Formed in 1958, the Unitarian Universalist Fellowship of Athens seeks to be a active proponent of liberal religious values in southeastern Ohio.
The seven principles of Unitarian Universalism are important to all UU congregations. But each lives those principles out in its own way and with its own particular emphases. At UUFA, we have identified three basic ideas, or “pillars,” as central to our identity as a faith community: religious pluralism, inclusive community, and sustainable living.
Religious pluralism is a commitment to value and affirm all religions as equally valid traditions of wisdom and spiritual expression, and to support each individual in pursuing their unique spiritual path or experience of connection with something larger than the self. We believe there is one light and many paths to it, and we value open, honest, and caring dialogue among the various paths.
Inclusive community means that religion is for everyone. We believe our duty as people of faith is to offer an experience of community that is welcoming to all, of any race or gender or sexual orientation or age or creed or political inclination. And we seek to integrate that diversity into a rich and harmonious community.
Sustainable living means that we understand ourselves as interdependent, with each other and with the community of life on this planet. Therefore, we are called to work for the good of the web of life in which we participate, and to honor each creature’s place in that web as equal in importance to our own. We seek to live in a way that allows all to live well.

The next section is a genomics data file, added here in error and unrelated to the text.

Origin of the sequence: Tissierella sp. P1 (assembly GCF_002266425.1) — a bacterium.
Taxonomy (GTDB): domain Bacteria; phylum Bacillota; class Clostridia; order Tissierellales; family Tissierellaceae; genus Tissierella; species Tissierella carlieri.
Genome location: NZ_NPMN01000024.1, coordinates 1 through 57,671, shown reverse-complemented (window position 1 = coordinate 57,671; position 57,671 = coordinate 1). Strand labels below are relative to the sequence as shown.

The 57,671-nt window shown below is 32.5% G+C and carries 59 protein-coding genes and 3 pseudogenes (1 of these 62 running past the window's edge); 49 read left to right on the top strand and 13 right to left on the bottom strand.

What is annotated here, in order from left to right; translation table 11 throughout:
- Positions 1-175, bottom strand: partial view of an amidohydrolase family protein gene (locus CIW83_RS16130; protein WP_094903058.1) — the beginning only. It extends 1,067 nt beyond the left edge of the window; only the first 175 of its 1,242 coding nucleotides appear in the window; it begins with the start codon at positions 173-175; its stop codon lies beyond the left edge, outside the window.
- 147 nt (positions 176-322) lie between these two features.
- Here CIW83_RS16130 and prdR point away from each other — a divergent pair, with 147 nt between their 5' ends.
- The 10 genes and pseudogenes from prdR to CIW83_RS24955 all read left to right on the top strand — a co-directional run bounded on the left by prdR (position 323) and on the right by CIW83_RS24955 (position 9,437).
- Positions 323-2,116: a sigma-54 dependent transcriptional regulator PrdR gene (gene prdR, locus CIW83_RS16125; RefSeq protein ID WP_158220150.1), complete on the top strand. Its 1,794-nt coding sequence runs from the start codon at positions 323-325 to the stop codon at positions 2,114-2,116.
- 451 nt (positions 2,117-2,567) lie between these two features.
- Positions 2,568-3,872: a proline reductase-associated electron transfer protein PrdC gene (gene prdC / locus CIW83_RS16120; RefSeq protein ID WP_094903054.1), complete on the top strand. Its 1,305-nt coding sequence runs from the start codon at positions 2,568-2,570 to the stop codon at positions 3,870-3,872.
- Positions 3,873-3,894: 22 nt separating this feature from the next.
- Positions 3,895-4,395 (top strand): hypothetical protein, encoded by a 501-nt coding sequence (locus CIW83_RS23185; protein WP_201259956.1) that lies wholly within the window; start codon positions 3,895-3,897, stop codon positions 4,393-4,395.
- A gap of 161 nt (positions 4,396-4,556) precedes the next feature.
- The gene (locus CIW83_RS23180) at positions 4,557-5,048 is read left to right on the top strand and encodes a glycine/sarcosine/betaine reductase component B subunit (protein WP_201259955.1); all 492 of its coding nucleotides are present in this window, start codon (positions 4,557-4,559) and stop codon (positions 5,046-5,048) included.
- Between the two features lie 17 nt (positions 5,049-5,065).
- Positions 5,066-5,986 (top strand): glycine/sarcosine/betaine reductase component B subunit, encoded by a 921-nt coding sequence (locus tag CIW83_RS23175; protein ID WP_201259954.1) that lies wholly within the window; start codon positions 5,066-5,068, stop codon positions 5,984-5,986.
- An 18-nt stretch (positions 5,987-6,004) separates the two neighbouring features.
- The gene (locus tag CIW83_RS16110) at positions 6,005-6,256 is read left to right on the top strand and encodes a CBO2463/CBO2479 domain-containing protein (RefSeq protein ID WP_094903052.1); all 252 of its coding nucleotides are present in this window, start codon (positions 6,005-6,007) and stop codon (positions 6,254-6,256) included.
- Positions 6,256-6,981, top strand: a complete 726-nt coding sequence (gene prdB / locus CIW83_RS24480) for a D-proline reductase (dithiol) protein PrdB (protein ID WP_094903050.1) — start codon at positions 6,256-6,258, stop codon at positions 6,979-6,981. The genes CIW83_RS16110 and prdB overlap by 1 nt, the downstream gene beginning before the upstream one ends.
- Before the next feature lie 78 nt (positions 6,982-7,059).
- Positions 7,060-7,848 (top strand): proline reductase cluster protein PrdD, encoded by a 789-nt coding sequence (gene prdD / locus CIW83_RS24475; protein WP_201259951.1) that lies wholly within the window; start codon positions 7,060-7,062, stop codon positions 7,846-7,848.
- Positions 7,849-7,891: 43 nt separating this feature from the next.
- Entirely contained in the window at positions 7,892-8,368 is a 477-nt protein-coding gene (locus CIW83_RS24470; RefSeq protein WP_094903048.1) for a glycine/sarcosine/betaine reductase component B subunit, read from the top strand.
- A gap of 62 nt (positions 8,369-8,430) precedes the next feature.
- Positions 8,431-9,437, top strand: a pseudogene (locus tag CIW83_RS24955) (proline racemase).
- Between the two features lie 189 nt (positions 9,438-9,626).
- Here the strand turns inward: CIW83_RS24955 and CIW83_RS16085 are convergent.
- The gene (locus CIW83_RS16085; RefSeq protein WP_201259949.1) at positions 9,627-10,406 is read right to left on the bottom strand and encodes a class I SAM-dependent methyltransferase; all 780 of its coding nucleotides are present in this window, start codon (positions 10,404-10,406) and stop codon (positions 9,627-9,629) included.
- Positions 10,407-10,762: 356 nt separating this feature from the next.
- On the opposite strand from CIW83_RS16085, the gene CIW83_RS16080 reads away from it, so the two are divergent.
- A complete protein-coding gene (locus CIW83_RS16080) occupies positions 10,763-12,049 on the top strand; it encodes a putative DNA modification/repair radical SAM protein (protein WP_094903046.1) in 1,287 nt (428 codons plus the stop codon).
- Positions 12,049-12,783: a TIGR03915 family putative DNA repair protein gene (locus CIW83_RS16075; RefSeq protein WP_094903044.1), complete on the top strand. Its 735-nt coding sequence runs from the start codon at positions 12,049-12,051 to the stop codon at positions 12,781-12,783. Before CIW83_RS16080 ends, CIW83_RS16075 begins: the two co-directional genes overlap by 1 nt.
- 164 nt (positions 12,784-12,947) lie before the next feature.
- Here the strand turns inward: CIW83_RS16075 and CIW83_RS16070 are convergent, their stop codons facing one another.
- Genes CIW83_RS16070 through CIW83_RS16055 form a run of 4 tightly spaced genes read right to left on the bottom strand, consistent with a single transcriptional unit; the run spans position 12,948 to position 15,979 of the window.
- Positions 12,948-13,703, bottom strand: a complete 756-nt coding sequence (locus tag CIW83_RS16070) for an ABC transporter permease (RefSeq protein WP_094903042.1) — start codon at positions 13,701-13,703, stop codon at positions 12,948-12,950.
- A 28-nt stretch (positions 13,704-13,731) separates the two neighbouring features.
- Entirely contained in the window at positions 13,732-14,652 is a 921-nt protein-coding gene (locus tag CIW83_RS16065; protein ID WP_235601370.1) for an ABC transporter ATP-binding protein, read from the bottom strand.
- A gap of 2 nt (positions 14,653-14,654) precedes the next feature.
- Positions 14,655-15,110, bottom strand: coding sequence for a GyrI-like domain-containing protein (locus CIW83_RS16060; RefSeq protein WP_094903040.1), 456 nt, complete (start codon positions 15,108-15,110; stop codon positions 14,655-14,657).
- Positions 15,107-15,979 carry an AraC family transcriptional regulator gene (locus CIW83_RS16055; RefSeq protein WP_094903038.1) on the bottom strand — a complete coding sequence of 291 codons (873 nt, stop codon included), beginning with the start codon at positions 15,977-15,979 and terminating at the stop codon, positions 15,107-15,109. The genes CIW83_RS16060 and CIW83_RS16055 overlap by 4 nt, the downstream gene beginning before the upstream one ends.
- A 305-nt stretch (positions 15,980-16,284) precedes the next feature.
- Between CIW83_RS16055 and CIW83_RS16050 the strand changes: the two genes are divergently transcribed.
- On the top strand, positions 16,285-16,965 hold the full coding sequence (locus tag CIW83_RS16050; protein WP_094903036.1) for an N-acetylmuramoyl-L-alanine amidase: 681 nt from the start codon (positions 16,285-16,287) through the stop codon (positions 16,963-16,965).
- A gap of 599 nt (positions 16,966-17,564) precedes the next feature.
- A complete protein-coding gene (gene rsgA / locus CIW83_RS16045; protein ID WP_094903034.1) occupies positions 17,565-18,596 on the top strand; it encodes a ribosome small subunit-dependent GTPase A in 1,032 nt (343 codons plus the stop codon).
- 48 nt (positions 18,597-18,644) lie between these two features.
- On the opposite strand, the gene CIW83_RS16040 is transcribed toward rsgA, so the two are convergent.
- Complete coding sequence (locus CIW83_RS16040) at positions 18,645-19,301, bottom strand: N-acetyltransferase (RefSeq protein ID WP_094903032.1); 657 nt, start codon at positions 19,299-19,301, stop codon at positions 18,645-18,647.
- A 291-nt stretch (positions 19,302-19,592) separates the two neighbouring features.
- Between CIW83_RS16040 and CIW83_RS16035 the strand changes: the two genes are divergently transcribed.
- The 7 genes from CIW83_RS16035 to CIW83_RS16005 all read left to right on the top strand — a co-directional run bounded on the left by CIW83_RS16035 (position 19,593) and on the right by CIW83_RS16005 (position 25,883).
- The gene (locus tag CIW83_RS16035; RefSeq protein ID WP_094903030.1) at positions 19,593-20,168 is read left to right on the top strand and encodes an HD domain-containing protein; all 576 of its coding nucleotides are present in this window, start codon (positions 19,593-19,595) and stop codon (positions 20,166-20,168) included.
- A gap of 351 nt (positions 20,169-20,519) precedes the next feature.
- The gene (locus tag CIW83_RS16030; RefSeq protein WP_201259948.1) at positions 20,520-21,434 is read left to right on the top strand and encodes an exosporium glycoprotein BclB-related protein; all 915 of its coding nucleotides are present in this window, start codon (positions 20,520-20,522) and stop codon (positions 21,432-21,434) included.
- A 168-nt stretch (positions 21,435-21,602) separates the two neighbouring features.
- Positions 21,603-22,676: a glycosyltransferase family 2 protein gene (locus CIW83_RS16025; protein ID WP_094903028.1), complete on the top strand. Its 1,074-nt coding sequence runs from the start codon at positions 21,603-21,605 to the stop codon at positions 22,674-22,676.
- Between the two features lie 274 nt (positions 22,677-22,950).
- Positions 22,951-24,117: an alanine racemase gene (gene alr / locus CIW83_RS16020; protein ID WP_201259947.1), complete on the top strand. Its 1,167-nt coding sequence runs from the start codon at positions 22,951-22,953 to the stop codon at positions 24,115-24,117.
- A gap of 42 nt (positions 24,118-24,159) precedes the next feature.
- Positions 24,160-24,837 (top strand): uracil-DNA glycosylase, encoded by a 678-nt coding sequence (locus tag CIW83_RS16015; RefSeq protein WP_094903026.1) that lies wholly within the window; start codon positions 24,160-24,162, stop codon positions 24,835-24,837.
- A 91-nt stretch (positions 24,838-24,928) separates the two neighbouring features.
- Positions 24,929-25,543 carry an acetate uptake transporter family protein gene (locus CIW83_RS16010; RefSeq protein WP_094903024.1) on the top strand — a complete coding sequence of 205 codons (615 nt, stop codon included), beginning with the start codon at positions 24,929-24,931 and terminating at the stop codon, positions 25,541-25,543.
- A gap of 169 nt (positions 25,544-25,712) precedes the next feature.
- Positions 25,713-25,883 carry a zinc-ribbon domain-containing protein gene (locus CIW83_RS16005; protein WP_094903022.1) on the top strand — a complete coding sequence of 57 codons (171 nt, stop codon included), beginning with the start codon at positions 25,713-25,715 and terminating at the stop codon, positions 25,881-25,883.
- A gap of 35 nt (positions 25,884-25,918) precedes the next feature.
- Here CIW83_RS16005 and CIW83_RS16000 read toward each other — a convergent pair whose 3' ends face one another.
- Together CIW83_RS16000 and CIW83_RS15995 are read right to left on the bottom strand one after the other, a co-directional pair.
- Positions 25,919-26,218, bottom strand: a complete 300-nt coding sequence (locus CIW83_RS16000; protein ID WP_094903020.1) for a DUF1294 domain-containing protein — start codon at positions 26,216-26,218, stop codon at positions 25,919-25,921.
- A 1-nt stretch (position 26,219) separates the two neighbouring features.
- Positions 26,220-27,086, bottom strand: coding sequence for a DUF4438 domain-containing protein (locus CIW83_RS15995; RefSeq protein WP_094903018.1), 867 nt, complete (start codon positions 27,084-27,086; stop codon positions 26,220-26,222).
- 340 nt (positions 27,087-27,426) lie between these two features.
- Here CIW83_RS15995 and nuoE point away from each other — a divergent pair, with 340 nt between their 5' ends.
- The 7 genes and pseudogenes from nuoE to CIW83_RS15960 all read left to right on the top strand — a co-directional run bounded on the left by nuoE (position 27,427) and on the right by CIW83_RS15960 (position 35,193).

These are the principles that guide UUFA’s ministry in its community. These are the yardsticks by which we measure our efforts to live out our faith.
We, the member congregations of the Unitarian Universalist Association, covenant to affirm and promote
The living tradition which we share draws from many sources:
Grateful for the religious pluralism which enriches and ennobles our faith, we are inspired to deepen our understanding and expand our vision. As free congregations we enter into this covenant, promising to one another our mutual trust and support.
by Milton Ploghoft, Lois Whealey & Dru Riley Evarts
The Fellowship Building was designed and engineered by artists, engineers, and craftspeople of the Fellowship. The work of brick sculptor John Spofforth is most recognizable in the distinctive exterior and the columbarium in front of the building. Engineers William Beale and Charles Overby oversaw the building's structure as well as the heating and plumbing systems, and artist Cliff McCarthy was most responsible for the interior design. Front doors by artist Robert Borchard greet members and friends. The building was accomplished mainly by the volunteer labor of members, families and friends. It was not unusual for 20-30 workers of all ages to turn out on weekends. The flooring came from the old Women’s Gym at Ohio University and glass from the Fenton Factory was used in the round windows, recycling resources from the region.
The striking Fellowship Hall has hosted many weddings, memorial services,
and community events, including meetings, theater, and dance. The grounds
also include a Grove for outdoor services, picnics and other activities.
The Hall was home to the Hocking Valley Day School for 30 years.
© 2013 The Unitarian Universalist Fellowship of Athens